A. Hate! I hate you because I don’t understand you, I hate you because we are different. Hate is just so destructive in this world, but one gets absolutely nothing out of it except pain, loss, destruction and that can’t be good. I can try to change it by changing the way I treat people. It all starts with oneself, if I can replace hate with love in everybody we will be much better off. — Lee 

 

Answer: 
I would like to change the misconception of criminal behavior.
Criminal behavior is perceived as an irreversible thought process or social dysfunction. It is, in fact, a negative thought process and social
dysfunction, but it has a solution which is called healing.
My approach is related to restorative justice which focuses on
healing people from past emotional and psychological wounds that
influence the aforementioned behavior. I want to focus on the
“what happened to you?” instead of the “what is wrong with you?”
I believe art can help me accomplish this.  Ezequiel 

 

A. I would change the way we all look at others. We tend to judge them according to race, gender, age, appearance, social status and upbringing, why? It would make the world a much more loving and accepting place. How would I change it? Change from the top of our society, one person at a time, one day at a time, one moment at a time.  — John 

 

Answer: 
No more violence! No one should ever have to live in fear
or suffer in silence. I would start to change it by bringing awareness,
compassion and forgiveness. One person at a time, each on teach
one, learning how to adequately express ourselves, starting with the
arts, then verbally with each other.  Stan 

 

A. I would want people to get along, not to fight, not to wage war. War is horrible. I would teach people to protect themselves surely, but never to attack another either physically or emotionally or verbally. To help toward that end I would try to eliminate corruption, greed, and intolerance. — Duane 

 

A. Selfishness. I would try to eliminate selfishness because so much hurt, or rather all the hurt in the world even stems from selfishness and self-centered thinking. I would change it by cultivating positive traits that abolish selfishness and promote selflessness and altruism in our schools and every area of society. — Lyle 

Question:

Can art change the world? How? Should it? Why or why not?

 

A. Yes. It is transformative on a personal level. It has given me personal freedom, opened my eyes, expanded my ways of thinking and given me a way to be myself, especially here in prison. If art can do that for me, art can do it for anybody. It is not a question if art should because art by itself does not change anyone, but it is the personal reception of the beholders that change them. Art should be made freely available to the whole world, so people can choose to let it change them.  — Lyle 

 

A. Yes, art makes you stop and think. To look at things through another’s eyes. Appreciate beauty, appreciate talent and recognize someone’s vision. Yes, it should. Why? Because the world is in need of change. Change for the better, change for humanity. — John 

 

A. Yes. It provokes and inspires “out-of-the-box” thinking while challenging our opinions and perspectives. Yes. It should because it is a reflection of our inner most being, a moment of truth for what really matters, our ideals and values. — Johnny 

 

A. By valuing one another more. Yes, by bringing awareness to issues relating to the suffering, addictions, poverty, hunger, violence by teaching others to express themselves. Yes, art should be the start of changing the world because we are growing in population, and it appears that things are getting worse, we all need to do our part to change the direction of humanity, toward happy, healthy lifestyles.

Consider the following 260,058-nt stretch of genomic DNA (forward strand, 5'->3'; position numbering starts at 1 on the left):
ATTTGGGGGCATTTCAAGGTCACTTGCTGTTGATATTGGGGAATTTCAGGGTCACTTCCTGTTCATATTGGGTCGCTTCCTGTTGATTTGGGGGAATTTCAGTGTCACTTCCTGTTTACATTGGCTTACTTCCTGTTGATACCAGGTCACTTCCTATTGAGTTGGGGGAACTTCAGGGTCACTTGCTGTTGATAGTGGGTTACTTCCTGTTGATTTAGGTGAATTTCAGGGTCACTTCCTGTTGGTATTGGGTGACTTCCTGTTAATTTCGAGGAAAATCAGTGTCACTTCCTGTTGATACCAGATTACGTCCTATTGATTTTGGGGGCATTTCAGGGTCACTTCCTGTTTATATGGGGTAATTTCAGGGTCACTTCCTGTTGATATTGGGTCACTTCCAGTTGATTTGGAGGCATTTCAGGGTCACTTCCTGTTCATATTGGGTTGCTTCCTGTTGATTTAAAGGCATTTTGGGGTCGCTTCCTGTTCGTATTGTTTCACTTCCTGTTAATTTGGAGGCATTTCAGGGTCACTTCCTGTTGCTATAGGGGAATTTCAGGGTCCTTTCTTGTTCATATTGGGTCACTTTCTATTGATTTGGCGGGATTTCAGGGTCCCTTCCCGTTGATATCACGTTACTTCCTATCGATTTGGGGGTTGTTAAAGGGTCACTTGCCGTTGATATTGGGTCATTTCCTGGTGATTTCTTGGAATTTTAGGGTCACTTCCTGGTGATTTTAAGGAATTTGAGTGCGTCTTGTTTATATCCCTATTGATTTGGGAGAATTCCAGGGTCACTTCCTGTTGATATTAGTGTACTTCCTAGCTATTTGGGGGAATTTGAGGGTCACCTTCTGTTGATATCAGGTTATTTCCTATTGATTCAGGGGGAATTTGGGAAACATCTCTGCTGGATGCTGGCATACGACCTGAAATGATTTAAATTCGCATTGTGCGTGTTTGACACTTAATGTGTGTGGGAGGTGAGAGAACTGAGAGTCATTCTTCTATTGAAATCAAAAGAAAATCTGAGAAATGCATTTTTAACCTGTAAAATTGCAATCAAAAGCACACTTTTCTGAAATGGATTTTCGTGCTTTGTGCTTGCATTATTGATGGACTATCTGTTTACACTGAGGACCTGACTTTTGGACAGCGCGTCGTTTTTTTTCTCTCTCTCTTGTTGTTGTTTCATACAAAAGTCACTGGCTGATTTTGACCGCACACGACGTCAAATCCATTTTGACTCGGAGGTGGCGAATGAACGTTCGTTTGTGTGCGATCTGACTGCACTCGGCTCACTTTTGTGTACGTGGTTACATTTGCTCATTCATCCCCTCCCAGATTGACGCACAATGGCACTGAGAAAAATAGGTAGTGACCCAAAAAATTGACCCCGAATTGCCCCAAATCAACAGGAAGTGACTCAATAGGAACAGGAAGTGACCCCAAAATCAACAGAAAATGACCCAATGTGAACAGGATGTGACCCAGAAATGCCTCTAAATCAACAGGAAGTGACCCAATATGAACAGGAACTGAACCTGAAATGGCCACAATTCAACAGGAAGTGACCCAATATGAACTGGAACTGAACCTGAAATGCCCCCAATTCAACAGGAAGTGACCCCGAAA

— Stan

 

A. Yes, it can, expressing oneself is what we all want to do. We all want to feel like we have a voice and we all do. Art has unlimited feeling, it can make someone feel what they want to feel thus helping change the world their own way for the better of everybody. 

— Jorge

 

In class, the questions are reviewed and discussed. We arrive at the final question.

 
Question:
Can art change the world?
 
[Everyone says yes!]

 

[At this point we are getting close to the end of the class, Christina and I pass out paper and glue sticks for paper building techniques and we ask everyone to try and build something or multiple things with a single sheet of 8x12 paper. Christina demonstrates paper rolling, crimping, and folding techniques. Many of the participants already know paper building techniques and begin building objects.]

 

[Class is over we clean up and say our goodbyes]

 

Personal thoughts…I enjoy listening to the participants talk about their own beliefs and stances on social issues. Each of them has found a way to better himself and to promote personal growth through art and I am humbled to take part in it. I was extremely impressed with what some of the participants were able to create out of paper in a short amount of time. One participant created a self-supporting abstract looking sculpture, while one made a chair, and another a milk carton. It only makes me more enthusiastic about the collaborative project. I am looking forward to our next class!

This project is generously funded by a National Endowment for the Arts (NEA) Art Works Grant in the category of Multidisciplinary and Presenting — Additional support comes from Arts in Corrections, an initiative of the California Arts Council and the California Department of Corrections and Rehabilitation. This project would not be possible without the support of the Department of Art, the College of Arts and Letters, and Research and Sponsored Programs at CSUSB. Accounts and administrative services were provided by the University Enterprises Corporation in association with CSUSB

About Us

The Prison Arts Collective works to expand access to the transformative power of the arts through collaboration and mutual learning that supports the development of self-expression, reflection, communication, and empathy through providing multidisciplinary arts programming in correctional institutions.